Eye Movement Desensitization and Reprocessing (EMDR) Can Counter PTSD, Depression, Anxiety
During the Vietnam War, American soldiers and sailors manned the Mobile Riverine Force (MRF) assault boats that patrolled the Mekong Delta. The Riverines were key to the success of Allied forces in the Delta during the 1968 Tet offensive, and were frequently met with hostile fire from enemy forces.
Decades later, clinical psychologist Marilyn Luber would aid the recovery of a Riverine veteran from PTSD. Using eye movement desensitization and reprocessing (EMDR) she guided him in dampening the severity of his trauma.
“He said it feels like the log jam in his heart was opened,” Ms. Luber recalls during our interview.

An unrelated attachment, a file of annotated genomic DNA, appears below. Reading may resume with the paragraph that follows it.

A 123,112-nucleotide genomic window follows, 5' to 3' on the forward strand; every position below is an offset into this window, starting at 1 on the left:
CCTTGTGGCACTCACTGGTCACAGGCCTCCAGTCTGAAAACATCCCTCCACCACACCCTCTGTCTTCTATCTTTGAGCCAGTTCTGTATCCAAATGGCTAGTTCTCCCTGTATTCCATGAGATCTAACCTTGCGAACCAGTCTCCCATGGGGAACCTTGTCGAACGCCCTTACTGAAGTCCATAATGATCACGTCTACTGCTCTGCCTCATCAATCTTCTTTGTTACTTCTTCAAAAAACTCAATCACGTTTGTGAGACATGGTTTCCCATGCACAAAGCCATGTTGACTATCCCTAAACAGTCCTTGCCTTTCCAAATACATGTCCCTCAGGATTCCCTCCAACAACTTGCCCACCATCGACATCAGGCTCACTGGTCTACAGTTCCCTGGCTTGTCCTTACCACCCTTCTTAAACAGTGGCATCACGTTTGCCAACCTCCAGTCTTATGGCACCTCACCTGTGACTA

“He also felt like there was a younger part who had a different perspective, who was trying to help him understand what had happened.”
Ms. Luber has been practicing EMDR since 1992. She is the author and editor of nine books on this interactive psychotherapy that, in part, uses bilateral stimulation (usually of the eyes) to allow traumatic memory to be stored in a healthier and more adaptive way.
Since its inception several decades ago, EMDR has helped tens of millions of people across the world recover from psychological trauma. Alongside this, it is also used to treat anxiety, depression, obsessive-compulsive, and other mental health disorders.
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Eye Movement Desensitization and Reprocessing (EMDR) Can Counter PTSD, Depression, Anxiety—Here’s How | Feat Marilyn Luber
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